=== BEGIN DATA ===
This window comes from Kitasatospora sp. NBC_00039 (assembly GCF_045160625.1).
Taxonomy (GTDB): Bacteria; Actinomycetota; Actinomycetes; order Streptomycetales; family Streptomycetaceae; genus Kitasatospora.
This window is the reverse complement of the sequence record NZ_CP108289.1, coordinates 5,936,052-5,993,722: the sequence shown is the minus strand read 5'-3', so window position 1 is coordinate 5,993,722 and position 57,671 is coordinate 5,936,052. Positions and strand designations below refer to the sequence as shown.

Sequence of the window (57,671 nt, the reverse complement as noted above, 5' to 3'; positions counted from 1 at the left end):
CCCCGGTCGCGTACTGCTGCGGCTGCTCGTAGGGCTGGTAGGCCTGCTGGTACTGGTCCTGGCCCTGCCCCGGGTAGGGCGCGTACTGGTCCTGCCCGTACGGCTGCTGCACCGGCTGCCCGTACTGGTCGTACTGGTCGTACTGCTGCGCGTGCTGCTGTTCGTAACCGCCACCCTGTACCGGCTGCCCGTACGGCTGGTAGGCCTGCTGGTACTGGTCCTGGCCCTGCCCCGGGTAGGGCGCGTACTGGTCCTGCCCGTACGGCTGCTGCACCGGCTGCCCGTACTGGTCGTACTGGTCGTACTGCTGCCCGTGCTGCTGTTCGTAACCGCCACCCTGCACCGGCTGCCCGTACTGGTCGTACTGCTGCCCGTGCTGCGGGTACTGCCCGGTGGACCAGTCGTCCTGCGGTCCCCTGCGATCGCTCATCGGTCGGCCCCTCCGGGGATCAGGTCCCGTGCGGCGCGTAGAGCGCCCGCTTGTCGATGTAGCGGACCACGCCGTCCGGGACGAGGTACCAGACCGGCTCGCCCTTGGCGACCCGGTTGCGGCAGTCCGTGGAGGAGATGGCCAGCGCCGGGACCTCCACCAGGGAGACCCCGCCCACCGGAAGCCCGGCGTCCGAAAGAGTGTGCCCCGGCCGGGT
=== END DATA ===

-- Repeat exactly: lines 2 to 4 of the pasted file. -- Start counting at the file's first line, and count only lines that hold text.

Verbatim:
Taxonomy (GTDB): Bacteria; Actinomycetota; Actinomycetes; order Streptomycetales; family Streptomycetaceae; genus Kitasatospora.
This window is the reverse complement of the sequence record NZ_CP108289.1, coordinates 5,936,052-5,993,722: the sequence shown is the minus strand read 5'-3', so window position 1 is coordinate 5,993,722 and position 57,671 is coordinate 5,936,052. Positions and strand designations below refer to the sequence as shown.

Sequence of the window (57,671 nt, the reverse complement as noted above, 5' to 3'; positions counted from 1 at the left end):